Press release -
Two Northumbria students highly commended in prestigious design awards
Students from Northumbria University have been hailed for their visionary work to highlight issues such as health inequalities and the sustainable re-use of steel in the world’s longest running awards scheme for design.
No fewer than eight students from the University’s Design for Industry BA (Hons) course were shortlisted in five out of the nine possible categories of the 2021-22 RSA Student Design Awards from the Royal Society of Arts, Manufacturers and Commerce (RSA), more than twice the number of students than from any other University.
Of the eight, Jai Mistry’s Chalo kawana (Let’s eat) won the accolade in the Healthy Hearts category, looking at how we might improve cardiovascular health and address health inequalities, while Jonathan Birch was successful in the Steel Appeal category, which looks at how we might apply circular economy principles to increase and encourage the re-use of steel from decommissioned oil platforms.
Jonathan’s work, named Move with the Tide, was shortlisted in this category alongside two of his fellow students, Hector Owles and Sam Willcox. Together, the trio made up 60 per cent of the contenders in the running for the Steel Appeal gong.
All of the awards celebrate the work of emerging designers who want to make a difference, with winners receiving their prizes at a ceremony in London.
Four more of Jai and Jonathan’s peers were also shortlisted for awards in the prestigious scheme, which is now in its 98th year. They were: Francis Hall for the Railspacecommunity art gallery project, which was in the running for the Transformation Station award, given to projects that leverage unrealised spaces as catalysts for communities to thrive, Angus Douglas for InnoTraits, part of the Hybrid Home category, which looks at how we might improve the experience of hybrid working, and Harriet Almond and Rob Swan for their Dots and Strip Medication projects respectively – both part of Without the Waste, looking at how we might use circular economy principles to rethink the storage, delivery and dispensing of tablet medication.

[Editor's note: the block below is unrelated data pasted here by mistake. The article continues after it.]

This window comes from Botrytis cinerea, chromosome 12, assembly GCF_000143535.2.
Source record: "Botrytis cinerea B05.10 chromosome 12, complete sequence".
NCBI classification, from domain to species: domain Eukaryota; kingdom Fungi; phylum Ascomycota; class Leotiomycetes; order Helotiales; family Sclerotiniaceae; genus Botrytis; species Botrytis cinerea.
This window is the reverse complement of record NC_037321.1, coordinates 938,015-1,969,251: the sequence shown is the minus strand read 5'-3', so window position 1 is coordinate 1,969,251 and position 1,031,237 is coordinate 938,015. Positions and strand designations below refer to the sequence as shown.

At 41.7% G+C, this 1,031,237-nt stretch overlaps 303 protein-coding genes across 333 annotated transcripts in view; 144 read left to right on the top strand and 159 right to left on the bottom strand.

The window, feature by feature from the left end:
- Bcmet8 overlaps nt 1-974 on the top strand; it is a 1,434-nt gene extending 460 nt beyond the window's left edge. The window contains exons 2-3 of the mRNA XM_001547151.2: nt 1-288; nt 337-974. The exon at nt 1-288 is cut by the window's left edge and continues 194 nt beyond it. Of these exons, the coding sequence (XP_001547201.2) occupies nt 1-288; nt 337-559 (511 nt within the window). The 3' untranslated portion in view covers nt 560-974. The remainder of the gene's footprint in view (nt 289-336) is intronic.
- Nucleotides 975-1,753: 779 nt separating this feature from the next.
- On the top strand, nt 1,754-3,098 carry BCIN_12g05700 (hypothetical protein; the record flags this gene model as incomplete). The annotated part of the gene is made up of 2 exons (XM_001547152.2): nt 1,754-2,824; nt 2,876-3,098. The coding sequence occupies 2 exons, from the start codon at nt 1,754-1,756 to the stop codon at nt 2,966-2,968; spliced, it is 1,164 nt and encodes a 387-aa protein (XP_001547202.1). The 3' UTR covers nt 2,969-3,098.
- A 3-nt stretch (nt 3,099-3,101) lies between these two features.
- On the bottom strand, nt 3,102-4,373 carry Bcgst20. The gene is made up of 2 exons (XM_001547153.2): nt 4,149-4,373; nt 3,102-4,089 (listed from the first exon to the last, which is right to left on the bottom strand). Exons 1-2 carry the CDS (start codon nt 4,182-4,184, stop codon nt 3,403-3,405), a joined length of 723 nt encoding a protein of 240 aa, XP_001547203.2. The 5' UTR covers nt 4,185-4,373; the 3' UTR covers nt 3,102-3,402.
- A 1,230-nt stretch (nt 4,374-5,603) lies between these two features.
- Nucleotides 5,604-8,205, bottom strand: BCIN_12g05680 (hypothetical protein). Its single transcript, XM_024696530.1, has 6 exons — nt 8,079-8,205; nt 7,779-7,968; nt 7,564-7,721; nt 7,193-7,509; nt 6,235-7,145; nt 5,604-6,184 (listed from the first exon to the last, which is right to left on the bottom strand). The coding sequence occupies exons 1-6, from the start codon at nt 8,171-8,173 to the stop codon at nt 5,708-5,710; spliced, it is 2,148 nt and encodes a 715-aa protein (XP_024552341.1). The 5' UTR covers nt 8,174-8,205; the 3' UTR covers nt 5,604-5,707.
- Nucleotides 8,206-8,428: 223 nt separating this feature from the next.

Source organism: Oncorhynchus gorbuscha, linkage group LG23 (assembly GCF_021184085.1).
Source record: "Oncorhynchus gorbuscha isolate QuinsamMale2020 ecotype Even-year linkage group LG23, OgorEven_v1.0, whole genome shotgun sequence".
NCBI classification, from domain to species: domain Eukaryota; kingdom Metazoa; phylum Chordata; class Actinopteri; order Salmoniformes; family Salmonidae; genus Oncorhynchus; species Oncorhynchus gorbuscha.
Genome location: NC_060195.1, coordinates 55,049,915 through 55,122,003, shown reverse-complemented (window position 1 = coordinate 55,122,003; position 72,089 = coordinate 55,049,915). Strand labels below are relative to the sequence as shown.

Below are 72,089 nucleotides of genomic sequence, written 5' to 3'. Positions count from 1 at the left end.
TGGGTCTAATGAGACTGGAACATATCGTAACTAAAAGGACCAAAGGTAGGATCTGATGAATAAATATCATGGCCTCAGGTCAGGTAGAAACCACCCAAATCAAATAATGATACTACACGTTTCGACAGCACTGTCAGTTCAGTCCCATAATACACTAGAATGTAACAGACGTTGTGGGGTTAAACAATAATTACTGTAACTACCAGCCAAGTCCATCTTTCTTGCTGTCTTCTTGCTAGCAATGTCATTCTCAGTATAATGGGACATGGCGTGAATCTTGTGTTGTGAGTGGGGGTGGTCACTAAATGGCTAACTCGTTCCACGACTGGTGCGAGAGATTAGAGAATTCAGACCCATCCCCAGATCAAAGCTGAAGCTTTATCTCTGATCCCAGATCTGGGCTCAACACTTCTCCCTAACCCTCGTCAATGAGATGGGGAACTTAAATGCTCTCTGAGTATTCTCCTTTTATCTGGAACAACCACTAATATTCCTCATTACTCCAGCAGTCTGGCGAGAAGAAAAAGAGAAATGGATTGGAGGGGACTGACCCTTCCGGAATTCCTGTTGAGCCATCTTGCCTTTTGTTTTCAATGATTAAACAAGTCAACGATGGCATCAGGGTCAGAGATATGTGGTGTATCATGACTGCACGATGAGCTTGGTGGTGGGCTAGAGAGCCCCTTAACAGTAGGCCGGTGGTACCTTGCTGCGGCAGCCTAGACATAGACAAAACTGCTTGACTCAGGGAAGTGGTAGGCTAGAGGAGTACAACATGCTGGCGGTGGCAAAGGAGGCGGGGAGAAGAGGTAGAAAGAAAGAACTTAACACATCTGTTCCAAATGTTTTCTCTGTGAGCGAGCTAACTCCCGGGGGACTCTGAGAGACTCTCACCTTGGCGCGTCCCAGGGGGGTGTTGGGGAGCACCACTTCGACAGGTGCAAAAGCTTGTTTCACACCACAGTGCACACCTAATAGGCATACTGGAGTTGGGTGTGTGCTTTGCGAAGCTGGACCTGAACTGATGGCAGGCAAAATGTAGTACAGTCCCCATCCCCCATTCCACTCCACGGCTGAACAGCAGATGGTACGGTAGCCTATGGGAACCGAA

Andy Haldane, the RSA’s Chief Executive said: “These awards represent the very best of what the RSA is about; finding and empowering talented young people, helping to showcase their vision and using the power of the RSA to supercharge their efforts.
“Huge congratulations are due to all the winners – they join the ranks of some of the greatest designers in modern memory. There are some seriously impressive ideas in the mix this year, and it will be very exciting to see how the prize money will help take them to the next level.”
Senior Lecturer and Programme Leader Ian Hewitt, who teaches all eight of the shortlisted candidates said: “The thought, creativity and innovation that has gone into each of these projects highlights how much we have to look forward to in terms of future design, with talent and pragmatism demonstrated in equal measure.
“I could not be more proud to work with these skilled and intuitive individuals, all of whom are more than worthy of this recognition. As a department, we’re incredibly proud, as all eight individuals should be, and I look forward to celebrating all these achievements with them.”
Previous winners in the RSA Student Design Awards include Northumbria alumnus, Sir Jonathan Ive, former Chief Design Officer at Apple. This year’s judges included Nerys Anthony, Director of Youth Programmes and Innovation at The Children’s Society, Frank Anatole, Principal Architect at Network Rail, and Valerio De Vivo, Head of Transformation at LEGO Design.
Northumbria University is ranked fourth in the UK for its research power in art and design in the Research Excellence Framework 2021, with the research environment given a 100 per cent rating as both world-leading and internationally excellent.